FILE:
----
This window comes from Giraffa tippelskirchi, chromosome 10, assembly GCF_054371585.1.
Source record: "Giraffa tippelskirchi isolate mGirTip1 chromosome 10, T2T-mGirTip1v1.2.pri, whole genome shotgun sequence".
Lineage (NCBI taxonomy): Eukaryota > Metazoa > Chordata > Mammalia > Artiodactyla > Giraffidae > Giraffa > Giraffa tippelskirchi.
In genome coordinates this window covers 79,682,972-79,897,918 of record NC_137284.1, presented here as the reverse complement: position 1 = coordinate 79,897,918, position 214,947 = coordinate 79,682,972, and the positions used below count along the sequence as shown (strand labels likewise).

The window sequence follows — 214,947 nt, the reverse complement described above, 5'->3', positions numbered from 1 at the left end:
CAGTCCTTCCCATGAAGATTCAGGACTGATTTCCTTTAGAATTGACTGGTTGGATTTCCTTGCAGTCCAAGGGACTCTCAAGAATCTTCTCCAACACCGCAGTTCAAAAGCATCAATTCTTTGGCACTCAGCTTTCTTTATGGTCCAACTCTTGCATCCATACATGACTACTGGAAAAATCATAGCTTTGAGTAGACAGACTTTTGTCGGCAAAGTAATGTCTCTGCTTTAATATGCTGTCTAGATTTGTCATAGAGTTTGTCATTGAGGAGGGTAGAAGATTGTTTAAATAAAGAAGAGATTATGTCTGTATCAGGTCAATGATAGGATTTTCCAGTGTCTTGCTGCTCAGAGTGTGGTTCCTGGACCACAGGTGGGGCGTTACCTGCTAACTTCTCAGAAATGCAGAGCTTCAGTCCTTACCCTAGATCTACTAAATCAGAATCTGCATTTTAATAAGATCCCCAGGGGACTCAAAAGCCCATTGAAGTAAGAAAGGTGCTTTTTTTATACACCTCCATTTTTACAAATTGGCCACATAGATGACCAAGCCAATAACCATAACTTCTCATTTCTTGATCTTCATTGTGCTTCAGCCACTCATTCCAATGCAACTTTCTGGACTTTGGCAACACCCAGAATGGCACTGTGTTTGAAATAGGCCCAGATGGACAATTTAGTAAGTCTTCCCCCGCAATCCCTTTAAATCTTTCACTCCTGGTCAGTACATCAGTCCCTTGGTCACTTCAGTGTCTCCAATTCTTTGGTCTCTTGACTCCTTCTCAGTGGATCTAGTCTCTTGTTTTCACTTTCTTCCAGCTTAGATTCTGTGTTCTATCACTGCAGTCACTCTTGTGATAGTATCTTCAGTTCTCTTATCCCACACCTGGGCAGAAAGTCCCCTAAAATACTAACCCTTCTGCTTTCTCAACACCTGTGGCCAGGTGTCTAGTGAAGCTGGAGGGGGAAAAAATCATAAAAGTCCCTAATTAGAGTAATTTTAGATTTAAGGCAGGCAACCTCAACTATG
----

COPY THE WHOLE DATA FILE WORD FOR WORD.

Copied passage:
This window comes from Giraffa tippelskirchi, chromosome 10, assembly GCF_054371585.1.
Source record: "Giraffa tippelskirchi isolate mGirTip1 chromosome 10, T2T-mGirTip1v1.2.pri, whole genome shotgun sequence".
Lineage (NCBI taxonomy): Eukaryota > Metazoa > Chordata > Mammalia > Artiodactyla > Giraffidae > Giraffa > Giraffa tippelskirchi.
In genome coordinates this window covers 79,682,972-79,897,918 of record NC_137284.1, presented here as the reverse complement: position 1 = coordinate 79,897,918, position 214,947 = coordinate 79,682,972, and the positions used below count along the sequence as shown (strand labels likewise).

The window sequence follows — 214,947 nt, the reverse complement described above, 5'->3', positions numbered from 1 at the left end:
CAGTCCTTCCCATGAAGATTCAGGACTGATTTCCTTTAGAATTGACTGGTTGGATTTCCTTGCAGTCCAAGGGACTCTCAAGAATCTTCTCCAACACCGCAGTTCAAAAGCATCAATTCTTTGGCACTCAGCTTTCTTTATGGTCCAACTCTTGCATCCATACATGACTACTGGAAAAATCATAGCTTTGAGTAGACAGACTTTTGTCGGCAAAGTAATGTCTCTGCTTTAATATGCTGTCTAGATTTGTCATAGAGTTTGTCATTGAGGAGGGTAGAAGATTGTTTAAATAAAGAAGAGATTATGTCTGTATCAGGTCAATGATAGGATTTTCCAGTGTCTTGCTGCTCAGAGTGTGGTTCCTGGACCACAGGTGGGGCGTTACCTGCTAACTTCTCAGAAATGCAGAGCTTCAGTCCTTACCCTAGATCTACTAAATCAGAATCTGCATTTTAATAAGATCCCCAGGGGACTCAAAAGCCCATTGAAGTAAGAAAGGTGCTTTTTTTATACACCTCCATTTTTACAAATTGGCCACATAGATGACCAAGCCAATAACCATAACTTCTCATTTCTTGATCTTCATTGTGCTTCAGCCACTCATTCCAATGCAACTTTCTGGACTTTGGCAACACCCAGAATGGCACTGTGTTTGAAATAGGCCCAGATGGACAATTTAGTAAGTCTTCCCCCGCAATCCCTTTAAATCTTTCACTCCTGGTCAGTACATCAGTCCCTTGGTCACTTCAGTGTCTCCAATTCTTTGGTCTCTTGACTCCTTCTCAGTGGATCTAGTCTCTTGTTTTCACTTTCTTCCAGCTTAGATTCTGTGTTCTATCACTGCAGTCACTCTTGTGATAGTATCTTCAGTTCTCTTATCCCACACCTGGGCAGAAAGTCCCCTAAAATACTAACCCTTCTGCTTTCTCAACACCTGTGGCCAGGTGTCTAGTGAAGCTGGAGGGGGAAAAAATCATAAAAGTCCCTAATTAGAGTAATTTTAGATTTAAGGCAGGCAACCTCAACTATG